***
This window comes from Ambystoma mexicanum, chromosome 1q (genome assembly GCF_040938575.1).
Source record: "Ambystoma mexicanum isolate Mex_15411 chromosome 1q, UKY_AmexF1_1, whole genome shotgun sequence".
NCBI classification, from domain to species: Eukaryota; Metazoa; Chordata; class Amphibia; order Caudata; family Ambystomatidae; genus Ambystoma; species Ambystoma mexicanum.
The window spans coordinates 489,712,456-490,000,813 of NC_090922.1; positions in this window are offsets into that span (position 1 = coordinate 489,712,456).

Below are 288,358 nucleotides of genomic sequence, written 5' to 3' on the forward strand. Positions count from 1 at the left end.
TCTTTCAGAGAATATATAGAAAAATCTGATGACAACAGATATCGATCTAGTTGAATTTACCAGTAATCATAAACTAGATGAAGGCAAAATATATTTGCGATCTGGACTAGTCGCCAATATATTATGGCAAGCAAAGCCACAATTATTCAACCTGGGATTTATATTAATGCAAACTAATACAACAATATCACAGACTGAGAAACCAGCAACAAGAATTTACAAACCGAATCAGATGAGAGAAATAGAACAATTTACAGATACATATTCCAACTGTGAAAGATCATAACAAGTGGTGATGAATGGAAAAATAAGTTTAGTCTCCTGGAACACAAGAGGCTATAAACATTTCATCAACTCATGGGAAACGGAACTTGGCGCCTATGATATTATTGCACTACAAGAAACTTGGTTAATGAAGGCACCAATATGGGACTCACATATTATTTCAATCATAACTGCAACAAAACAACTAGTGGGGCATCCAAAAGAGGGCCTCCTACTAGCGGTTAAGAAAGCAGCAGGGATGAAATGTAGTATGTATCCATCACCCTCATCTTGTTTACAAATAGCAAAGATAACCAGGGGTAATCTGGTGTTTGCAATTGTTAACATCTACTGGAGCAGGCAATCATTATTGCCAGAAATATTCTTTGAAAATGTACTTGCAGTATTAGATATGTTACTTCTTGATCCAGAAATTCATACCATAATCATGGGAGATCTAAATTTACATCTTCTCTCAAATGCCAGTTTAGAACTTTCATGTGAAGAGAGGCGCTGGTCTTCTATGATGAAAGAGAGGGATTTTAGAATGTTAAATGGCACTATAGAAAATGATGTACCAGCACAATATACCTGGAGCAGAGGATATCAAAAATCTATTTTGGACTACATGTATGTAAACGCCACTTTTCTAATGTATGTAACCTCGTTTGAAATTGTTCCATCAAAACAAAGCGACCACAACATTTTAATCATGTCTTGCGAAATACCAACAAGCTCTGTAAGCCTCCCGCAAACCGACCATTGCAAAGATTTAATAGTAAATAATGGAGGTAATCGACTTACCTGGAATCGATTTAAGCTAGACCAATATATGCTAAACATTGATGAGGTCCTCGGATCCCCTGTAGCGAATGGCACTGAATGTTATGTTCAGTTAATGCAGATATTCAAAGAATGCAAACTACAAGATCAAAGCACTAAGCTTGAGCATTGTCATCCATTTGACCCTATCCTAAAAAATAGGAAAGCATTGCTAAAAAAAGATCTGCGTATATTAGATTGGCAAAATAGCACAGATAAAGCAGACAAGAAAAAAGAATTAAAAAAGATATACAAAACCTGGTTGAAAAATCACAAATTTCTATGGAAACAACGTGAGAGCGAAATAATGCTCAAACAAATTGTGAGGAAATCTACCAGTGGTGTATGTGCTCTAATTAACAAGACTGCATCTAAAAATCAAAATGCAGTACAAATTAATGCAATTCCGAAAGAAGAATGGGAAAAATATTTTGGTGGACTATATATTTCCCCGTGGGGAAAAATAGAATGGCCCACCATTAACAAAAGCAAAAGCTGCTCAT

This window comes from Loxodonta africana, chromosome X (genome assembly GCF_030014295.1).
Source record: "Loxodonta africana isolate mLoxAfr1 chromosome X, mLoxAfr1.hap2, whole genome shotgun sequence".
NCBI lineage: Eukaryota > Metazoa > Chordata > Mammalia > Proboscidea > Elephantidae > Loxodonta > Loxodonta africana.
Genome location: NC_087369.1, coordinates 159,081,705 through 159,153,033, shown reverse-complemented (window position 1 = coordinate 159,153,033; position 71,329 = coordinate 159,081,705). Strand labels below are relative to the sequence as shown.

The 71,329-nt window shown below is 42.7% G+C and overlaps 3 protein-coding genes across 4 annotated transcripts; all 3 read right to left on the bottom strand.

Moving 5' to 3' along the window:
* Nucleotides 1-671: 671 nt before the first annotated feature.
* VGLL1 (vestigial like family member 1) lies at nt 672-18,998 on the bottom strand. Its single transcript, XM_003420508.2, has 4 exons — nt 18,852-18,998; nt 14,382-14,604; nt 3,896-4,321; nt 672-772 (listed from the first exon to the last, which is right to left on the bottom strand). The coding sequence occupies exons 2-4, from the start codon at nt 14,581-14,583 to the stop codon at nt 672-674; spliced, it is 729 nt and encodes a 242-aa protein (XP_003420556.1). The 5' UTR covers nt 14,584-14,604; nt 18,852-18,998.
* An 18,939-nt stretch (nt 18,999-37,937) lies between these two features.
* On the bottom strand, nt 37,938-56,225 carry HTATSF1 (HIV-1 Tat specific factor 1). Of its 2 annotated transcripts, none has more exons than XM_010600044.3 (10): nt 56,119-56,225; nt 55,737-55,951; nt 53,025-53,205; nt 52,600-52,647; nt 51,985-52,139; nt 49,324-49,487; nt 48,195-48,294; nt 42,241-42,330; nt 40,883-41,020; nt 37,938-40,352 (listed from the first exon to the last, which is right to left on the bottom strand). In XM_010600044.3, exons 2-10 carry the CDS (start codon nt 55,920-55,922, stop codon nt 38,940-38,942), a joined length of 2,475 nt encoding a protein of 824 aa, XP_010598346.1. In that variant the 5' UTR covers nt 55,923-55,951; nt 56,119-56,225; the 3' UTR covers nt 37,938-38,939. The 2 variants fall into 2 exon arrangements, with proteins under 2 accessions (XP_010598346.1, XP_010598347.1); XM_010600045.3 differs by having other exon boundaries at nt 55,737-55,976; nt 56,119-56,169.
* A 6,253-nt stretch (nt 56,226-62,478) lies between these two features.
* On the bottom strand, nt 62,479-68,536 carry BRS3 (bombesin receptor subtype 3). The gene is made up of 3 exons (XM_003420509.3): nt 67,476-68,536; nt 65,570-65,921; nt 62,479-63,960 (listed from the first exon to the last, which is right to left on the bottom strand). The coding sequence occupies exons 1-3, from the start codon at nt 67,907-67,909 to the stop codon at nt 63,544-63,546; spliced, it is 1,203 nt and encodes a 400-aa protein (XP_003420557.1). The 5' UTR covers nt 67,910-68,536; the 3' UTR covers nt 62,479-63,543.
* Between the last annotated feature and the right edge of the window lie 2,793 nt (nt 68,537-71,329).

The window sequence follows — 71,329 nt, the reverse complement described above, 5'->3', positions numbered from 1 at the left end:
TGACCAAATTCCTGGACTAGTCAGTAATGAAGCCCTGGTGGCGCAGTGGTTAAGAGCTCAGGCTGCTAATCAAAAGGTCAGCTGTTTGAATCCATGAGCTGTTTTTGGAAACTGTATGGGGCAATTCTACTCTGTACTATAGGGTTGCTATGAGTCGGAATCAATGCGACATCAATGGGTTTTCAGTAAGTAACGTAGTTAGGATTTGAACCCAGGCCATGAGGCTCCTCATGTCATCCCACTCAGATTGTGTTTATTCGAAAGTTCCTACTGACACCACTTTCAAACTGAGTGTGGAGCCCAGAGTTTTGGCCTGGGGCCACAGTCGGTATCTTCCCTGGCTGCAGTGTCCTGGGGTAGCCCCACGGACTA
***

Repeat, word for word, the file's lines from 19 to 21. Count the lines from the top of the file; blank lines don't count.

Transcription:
* Between the last annotated feature and the right edge of the window lie 2,793 nt (nt 68,537-71,329).

The window sequence follows — 71,329 nt, the reverse complement described above, 5'->3', positions numbered from 1 at the left end:
TGACCAAATTCCTGGACTAGTCAGTAATGAAGCCCTGGTGGCGCAGTGGTTAAGAGCTCAGGCTGCTAATCAAAAGGTCAGCTGTTTGAATCCATGAGCTGTTTTTGGAAACTGTATGGGGCAATTCTACTCTGTACTATAGGGTTGCTATGAGTCGGAATCAATGCGACATCAATGGGTTTTCAGTAAGTAACGTAGTTAGGATTTGAACCCAGGCCATGAGGCTCCTCATGTCATCCCACTCAGATTGTGTTTATTCGAAAGTTCCTACTGACACCACTTTCAAACTGAGTGTGGAGCCCAGAGTTTTGGCCTGGGGCCACAGTCGGTATCTTCCCTGGCTGCAGTGTCCTGGGGTAGCCCCACGGACTA